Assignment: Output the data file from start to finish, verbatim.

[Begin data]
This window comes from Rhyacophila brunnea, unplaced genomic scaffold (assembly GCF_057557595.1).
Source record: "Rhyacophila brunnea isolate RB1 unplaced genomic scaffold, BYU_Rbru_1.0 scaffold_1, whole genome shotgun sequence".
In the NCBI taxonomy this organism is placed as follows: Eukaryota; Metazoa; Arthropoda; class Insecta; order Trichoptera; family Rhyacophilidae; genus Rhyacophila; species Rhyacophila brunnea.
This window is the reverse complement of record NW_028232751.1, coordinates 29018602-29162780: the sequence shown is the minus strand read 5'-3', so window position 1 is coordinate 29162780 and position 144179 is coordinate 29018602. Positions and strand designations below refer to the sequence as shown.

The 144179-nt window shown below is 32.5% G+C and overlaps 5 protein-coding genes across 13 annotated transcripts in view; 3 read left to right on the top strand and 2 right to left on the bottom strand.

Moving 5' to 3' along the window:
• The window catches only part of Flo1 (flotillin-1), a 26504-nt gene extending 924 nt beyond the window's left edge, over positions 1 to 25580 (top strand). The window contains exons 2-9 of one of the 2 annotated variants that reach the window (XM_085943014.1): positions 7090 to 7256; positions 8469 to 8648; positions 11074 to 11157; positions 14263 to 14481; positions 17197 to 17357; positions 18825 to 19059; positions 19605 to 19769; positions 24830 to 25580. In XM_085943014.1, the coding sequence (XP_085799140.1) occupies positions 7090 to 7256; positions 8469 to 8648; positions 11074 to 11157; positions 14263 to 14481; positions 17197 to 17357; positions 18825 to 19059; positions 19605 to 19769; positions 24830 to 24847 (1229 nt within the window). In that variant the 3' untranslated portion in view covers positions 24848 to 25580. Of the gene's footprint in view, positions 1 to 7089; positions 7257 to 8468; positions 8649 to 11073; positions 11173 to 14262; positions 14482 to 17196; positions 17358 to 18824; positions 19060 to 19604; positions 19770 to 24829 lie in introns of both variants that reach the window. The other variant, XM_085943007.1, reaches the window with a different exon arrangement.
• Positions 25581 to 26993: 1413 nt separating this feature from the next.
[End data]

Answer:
This window comes from Rhyacophila brunnea, unplaced genomic scaffold (assembly GCF_057557595.1).
Source record: "Rhyacophila brunnea isolate RB1 unplaced genomic scaffold, BYU_Rbru_1.0 scaffold_1, whole genome shotgun sequence".
In the NCBI taxonomy this organism is placed as follows: Eukaryota; Metazoa; Arthropoda; class Insecta; order Trichoptera; family Rhyacophilidae; genus Rhyacophila; species Rhyacophila brunnea.
This window is the reverse complement of record NW_028232751.1, coordinates 29018602-29162780: the sequence shown is the minus strand read 5'-3', so window position 1 is coordinate 29162780 and position 144179 is coordinate 29018602. Positions and strand designations below refer to the sequence as shown.

The 144179-nt window shown below is 32.5% G+C and overlaps 5 protein-coding genes across 13 annotated transcripts in view; 3 read left to right on the top strand and 2 right to left on the bottom strand.

Moving 5' to 3' along the window:
• The window catches only part of Flo1 (flotillin-1), a 26504-nt gene extending 924 nt beyond the window's left edge, over positions 1 to 25580 (top strand). The window contains exons 2-9 of one of the 2 annotated variants that reach the window (XM_085943014.1): positions 7090 to 7256; positions 8469 to 8648; positions 11074 to 11157; positions 14263 to 14481; positions 17197 to 17357; positions 18825 to 19059; positions 19605 to 19769; positions 24830 to 25580. In XM_085943014.1, the coding sequence (XP_085799140.1) occupies positions 7090 to 7256; positions 8469 to 8648; positions 11074 to 11157; positions 14263 to 14481; positions 17197 to 17357; positions 18825 to 19059; positions 19605 to 19769; positions 24830 to 24847 (1229 nt within the window). In that variant the 3' untranslated portion in view covers positions 24848 to 25580. Of the gene's footprint in view, positions 1 to 7089; positions 7257 to 8468; positions 8649 to 11073; positions 11173 to 14262; positions 14482 to 17196; positions 17358 to 18824; positions 19060 to 19604; positions 19770 to 24829 lie in introns of both variants that reach the window. The other variant, XM_085943007.1, reaches the window with a different exon arrangement.
• Positions 25581 to 26993: 1413 nt separating this feature from the next.